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 As we get nearer to our 25th anniversary this July, we're bringing some of our favorite BUST stories out of the archives and onto the internet. Back in 2011, we talked to Wendy Williams about family, food and feminism.

At 46, Wendy Williams has achieved the American dream. She’s got a killer career in TV, radio, and publishing. And her husband of 16 years, Kevin Hunter (who’s also her manager and producer), and their 10-year-old son keep things from getting lonely at the top. The consummate talk-show host, she’s fun, fierce, and has been known to unapologetically joke on air about her fake boobs, her fake hair, and her deep voice, while always taking the jabs she gets from E!’s The Soup in stride. It’s this unique combo of unabashed confidence and humility that draws her regular viewers so close. And with her signature Jersey-girl style, she attracts fans by the millions every weekday by sharing the latest gossip, making us laugh, and calling people out on their shit.

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Williams became big news in July 2009 when The Wendy Williams Show—her syndicated daytime talk show that features celebrity interviews, cooking segments, and the latest beauty and fashion trends, all delivered with a healthy dose of attitude—was heralded as a “breakthrough in daytime” by The New York Times. The show’s positive, gracious vibe quickly gained Williams an enthusiastic cult following that has grown over the past two years into a massive fan base. But it took Williams a long time to become an overnight sensation.

A 23-year radio veteran, the New Jersey native first made a name for herself as the host of the top-rated Wendy Williams Experience on WBLS in New York. Her midday drive show was the place to go for hot pop-culture news and sage advice. It was also the place where listeners eagerly tuned in to hear Williams fearlessly push the buttons of stars most reporters were too timid to confront, including Tupac Shakur, Method Man, Whitney Houston, and Bow Wow. She was never shy about asking her radio guests anything, and while that sometimes ignited controversy and even a few rivalries (and caused her to be the topic of some unkind rap lyrics), it also built up enough demand for her ballsy brand of journalism that The Wendy Williams Experience was syndicated coast to coast. Her success at WBLS also earned her the honor of being the second African American woman to be inducted into the National Radio Hall of Fame, and it opened the door to her second career, as a writer. To date she’s penned two New York Times best sellers, Wendy’s Got the Heat (Simon & Schuster) and The Wendy Williams Experience (Dutton Books), as well as several novels.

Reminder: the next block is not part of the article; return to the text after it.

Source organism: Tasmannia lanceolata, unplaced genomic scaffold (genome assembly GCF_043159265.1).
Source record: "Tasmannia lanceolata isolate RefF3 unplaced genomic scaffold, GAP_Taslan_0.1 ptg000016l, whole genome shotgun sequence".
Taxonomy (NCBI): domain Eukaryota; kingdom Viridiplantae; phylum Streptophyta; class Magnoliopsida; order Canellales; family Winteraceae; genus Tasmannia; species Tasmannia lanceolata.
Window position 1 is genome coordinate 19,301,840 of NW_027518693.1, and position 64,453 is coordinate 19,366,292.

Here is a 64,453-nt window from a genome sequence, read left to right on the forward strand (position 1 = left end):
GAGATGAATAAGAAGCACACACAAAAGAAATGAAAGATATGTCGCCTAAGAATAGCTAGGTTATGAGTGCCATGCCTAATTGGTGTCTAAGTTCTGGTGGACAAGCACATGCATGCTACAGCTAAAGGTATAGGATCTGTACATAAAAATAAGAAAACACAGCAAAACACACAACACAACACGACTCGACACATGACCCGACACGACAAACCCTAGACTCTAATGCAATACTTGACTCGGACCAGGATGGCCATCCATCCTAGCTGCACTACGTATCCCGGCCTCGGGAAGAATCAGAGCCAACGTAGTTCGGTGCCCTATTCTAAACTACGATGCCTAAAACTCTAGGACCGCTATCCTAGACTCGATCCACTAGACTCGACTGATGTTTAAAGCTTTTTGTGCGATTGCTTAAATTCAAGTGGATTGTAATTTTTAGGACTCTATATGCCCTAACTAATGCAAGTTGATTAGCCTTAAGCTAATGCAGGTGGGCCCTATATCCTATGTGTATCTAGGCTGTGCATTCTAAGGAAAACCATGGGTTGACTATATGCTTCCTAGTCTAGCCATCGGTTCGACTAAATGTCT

In April, she’ll be venturing into yet another format when her new dating show, Love Triangle, debuts on the Game Show Network. So is there anything this self-proclaimed “queen of all media” can’t do? Here, she sits down with us in her luxuriously appointed N.Y.C. dressing room to chat about family, food, and making it in the biz. 

Before we begin, I love the hot-pink and leopard-print décor here in your dressing room! This looks like my dream office.

Thank you. This used to be Montel Williams’ office, and back then, nothing was here. It was a blank slate, and this is how I wanted it done.

You’re going to be hosting a new show on the Game Show Network. Can you tell me more about that?

It’s called Love Triangle, and it starts on April 18th. It’s not as much a game show as it is perhaps a relationship show. The gist of the show is there’s one person caught between two people, and they can’t figure out which one to choose. They’re at the point in their life where they want to choose one and are tired of dating both. Sometimes the people they’re dating know about each other, and sometimes they don’t. But they come on Love Triangle, and I help them figure it out through a series of things like “the Love Triangle soul-mate survey,” where they answer questions and take a lie-detector test. Then there is a payoff at the end, where we send the couple to Napa Valley or something like that.

As a wife and mother, how do you balance such a busy career and family?